That draft declaration document’s preamble says that “for centuries, we Indigenous Peoples and Nations have faced and continue to face the effects of the colonization of our lands, territories, and resources. This has resulted in patterns of domination, exploitation and subjugation of our Peoples and Nations.”

The document, which states indigenous peoples are equal to all other peoples, calls for an end to discrimination and for nations to recognize and observe the UN Declaration on the Rights of Indigenous Peoples, adopted in 2007, which recognizes indigenous peoples’ right to self-determination.

Among other things, the document calls for states to refrain from “further militarizing the lands and territories of Indigenous Peoples” and “the security of all Indigenous Peoples be upheld with special measures being taken to ensure the protection of Indigenous women and children.

It also asks for states to assist indigenous peoples to repatriate sacred and culturally significant items and ancestral remains.

And it recommends states take “a strategic approach to crime and justice with Indigenous Peoples,” focused on prevention and diversion as well as protection and rehabilitation.

“We are all gathered here because we will not allow any of our brothers and sisters to wander through the night alone,” Olli said. “In the same way as the dark of night must inevitably give way to the light of day, so too is the case with discrimination and injustice against indigenous peoples, which have to give way to justice.

“In the dark of night, we see limitations and losses. In the light of day, we see opportunities. In Alta, we see the light. Even in the dark of winter, the northern lights shine so brightly here that we can navigate safely. And at this time of year, the sun shines all through the day and night.”

Some participants and observers at the Alta conference deplored the absence of any high-level Norwegian government presence at the meeting, where only a state secretary was in attendance June 10.

The Alta Declaration identifies four themes which need to be addressed at the September 2014 meeting in New York City:

• indigenous peoples’ right to self determination over their lands, territories and resources and that “states uphold and respect the self determination of indigenous peoples and Nations who do not want resource extraction in their lands;”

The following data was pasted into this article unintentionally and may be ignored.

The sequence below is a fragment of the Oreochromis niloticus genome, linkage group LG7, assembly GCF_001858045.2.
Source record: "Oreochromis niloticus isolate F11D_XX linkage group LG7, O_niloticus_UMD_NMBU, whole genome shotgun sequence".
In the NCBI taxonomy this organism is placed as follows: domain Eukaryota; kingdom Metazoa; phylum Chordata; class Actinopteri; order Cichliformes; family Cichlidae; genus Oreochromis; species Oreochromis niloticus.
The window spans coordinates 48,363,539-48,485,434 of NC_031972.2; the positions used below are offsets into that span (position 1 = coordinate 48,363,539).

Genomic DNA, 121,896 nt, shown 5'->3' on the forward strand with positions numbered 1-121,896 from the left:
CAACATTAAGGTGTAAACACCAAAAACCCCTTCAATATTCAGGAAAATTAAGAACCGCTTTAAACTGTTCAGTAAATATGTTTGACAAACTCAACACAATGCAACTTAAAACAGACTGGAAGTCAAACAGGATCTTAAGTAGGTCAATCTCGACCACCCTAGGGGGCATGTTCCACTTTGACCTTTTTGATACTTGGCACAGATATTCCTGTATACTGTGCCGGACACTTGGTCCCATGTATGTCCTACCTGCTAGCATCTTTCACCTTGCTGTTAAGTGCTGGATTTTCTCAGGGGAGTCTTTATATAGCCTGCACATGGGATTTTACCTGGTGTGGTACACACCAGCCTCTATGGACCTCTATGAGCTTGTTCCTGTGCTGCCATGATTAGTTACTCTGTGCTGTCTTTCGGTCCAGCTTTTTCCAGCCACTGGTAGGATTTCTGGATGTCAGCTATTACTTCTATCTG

• UN implementation of the rights of indigenous peoples by the creation of a UN body “with a mandate to promote, monitor and review the implementation of the rights of indigenous peoples” and the establishment of an international mechanism “to provide oversight, redress, restitution and the implementation of treaties, agreements and other constructive arrangements” between indigenous peoples and governments;

• recognition of indigenous peoples’ priorities which should be based on the “full and effective recognition of their rights to lands, territories and natural resources and the connection between customs, belief systems, values and traditional knowledge;” and,

• implementation of “high quality and culturally appropriate education and health policies, programs and services by Indigenous Peoples for Indigenous Peoples, which incorporate indigenous peoples’ needs, histories, identities, values, beliefs, cultures, languages and knowledge.”

“Such policies, programs and services must include the distinct perspectives of Indigenous women, youth and persons with disabilities and they must be allocated sufficient financial resources.”

Inuit Circumpolar Council youth delegates Aili Liimakka Laue of Nuuk, Greenland and Sarah Jancke of Cambridge Bay in Nunavut are at the Global Preparatory Indigenous Peoples Conference in the Norwegian Arctic city of Alta. (PHOTO COURTESY OF K. EJESIAK)
Inuit Circumpolar Council youth delegates Aili Liimakka Laue of Nuuk, Greenland and Sarah Jancke of Cambridge Bay in Nunavut are at the Global Preparatory Indigenous Peoples Conference in the Norwegian Arctic city of Alta. (PHOTO COURTESY OF K. EJESIAK)